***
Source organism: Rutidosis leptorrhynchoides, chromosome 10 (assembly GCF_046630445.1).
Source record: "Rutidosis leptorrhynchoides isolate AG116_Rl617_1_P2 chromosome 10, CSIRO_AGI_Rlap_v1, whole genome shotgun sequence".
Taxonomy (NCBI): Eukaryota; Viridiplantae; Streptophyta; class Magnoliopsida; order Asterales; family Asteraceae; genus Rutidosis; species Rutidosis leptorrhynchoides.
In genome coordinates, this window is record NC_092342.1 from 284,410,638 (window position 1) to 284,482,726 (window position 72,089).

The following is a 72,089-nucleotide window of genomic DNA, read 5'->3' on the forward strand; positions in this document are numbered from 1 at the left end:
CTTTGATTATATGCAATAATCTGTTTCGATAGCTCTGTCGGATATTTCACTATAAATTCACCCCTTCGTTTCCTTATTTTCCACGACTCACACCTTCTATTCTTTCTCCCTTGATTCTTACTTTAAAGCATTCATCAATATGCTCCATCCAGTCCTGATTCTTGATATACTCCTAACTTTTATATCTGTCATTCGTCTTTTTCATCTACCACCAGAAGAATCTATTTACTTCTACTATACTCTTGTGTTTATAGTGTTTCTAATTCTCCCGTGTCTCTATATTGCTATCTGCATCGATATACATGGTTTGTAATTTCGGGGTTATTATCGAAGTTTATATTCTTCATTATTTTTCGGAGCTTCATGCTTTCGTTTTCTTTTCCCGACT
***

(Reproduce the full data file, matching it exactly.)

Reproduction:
Source organism: Rutidosis leptorrhynchoides, chromosome 10 (assembly GCF_046630445.1).
Source record: "Rutidosis leptorrhynchoides isolate AG116_Rl617_1_P2 chromosome 10, CSIRO_AGI_Rlap_v1, whole genome shotgun sequence".
Taxonomy (NCBI): Eukaryota; Viridiplantae; Streptophyta; class Magnoliopsida; order Asterales; family Asteraceae; genus Rutidosis; species Rutidosis leptorrhynchoides.
In genome coordinates, this window is record NC_092342.1 from 284,410,638 (window position 1) to 284,482,726 (window position 72,089).

The following is a 72,089-nucleotide window of genomic DNA, read 5'->3' on the forward strand; positions in this document are numbered from 1 at the left end:
CTTTGATTATATGCAATAATCTGTTTCGATAGCTCTGTCGGATATTTCACTATAAATTCACCCCTTCGTTTCCTTATTTTCCACGACTCACACCTTCTATTCTTTCTCCCTTGATTCTTACTTTAAAGCATTCATCAATATGCTCCATCCAGTCCTGATTCTTGATATACTCCTAACTTTTATATCTGTCATTCGTCTTTTTCATCTACCACCAGAAGAATCTATTTACTTCTACTATACTCTTGTGTTTATAGTGTTTCTAATTCTCCCGTGTCTCTATATTGCTATCTGCATCGATATACATGGTTTGTAATTTCGGGGTTATTATCGAAGTTTATATTCTTCATTATTTTTCGGAGCTTCATGCTTTCGTTTTCTTTTCCCGACT